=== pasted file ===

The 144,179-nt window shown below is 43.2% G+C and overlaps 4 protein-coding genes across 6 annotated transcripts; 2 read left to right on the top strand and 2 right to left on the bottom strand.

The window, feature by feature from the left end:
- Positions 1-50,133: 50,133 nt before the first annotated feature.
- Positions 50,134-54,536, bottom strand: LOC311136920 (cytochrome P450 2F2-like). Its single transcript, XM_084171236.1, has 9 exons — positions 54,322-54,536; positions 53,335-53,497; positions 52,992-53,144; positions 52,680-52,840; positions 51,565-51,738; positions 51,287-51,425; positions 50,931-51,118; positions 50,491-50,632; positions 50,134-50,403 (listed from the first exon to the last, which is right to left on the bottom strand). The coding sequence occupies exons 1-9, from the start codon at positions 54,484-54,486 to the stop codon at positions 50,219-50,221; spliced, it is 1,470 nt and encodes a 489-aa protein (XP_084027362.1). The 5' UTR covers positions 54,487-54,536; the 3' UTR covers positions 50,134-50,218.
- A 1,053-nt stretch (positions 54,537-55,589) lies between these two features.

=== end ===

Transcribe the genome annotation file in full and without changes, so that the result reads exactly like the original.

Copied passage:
The 144,179-nt window shown below is 43.2% G+C and overlaps 4 protein-coding genes across 6 annotated transcripts; 2 read left to right on the top strand and 2 right to left on the bottom strand.

The window, feature by feature from the left end:
- Positions 1-50,133: 50,133 nt before the first annotated feature.
- Positions 50,134-54,536, bottom strand: LOC311136920 (cytochrome P450 2F2-like). Its single transcript, XM_084171236.1, has 9 exons — positions 54,322-54,536; positions 53,335-53,497; positions 52,992-53,144; positions 52,680-52,840; positions 51,565-51,738; positions 51,287-51,425; positions 50,931-51,118; positions 50,491-50,632; positions 50,134-50,403 (listed from the first exon to the last, which is right to left on the bottom strand). The coding sequence occupies exons 1-9, from the start codon at positions 54,484-54,486 to the stop codon at positions 50,219-50,221; spliced, it is 1,470 nt and encodes a 489-aa protein (XP_084027362.1). The 5' UTR covers positions 54,487-54,536; the 3' UTR covers positions 50,134-50,218.
- A 1,053-nt stretch (positions 54,537-55,589) lies between these two features.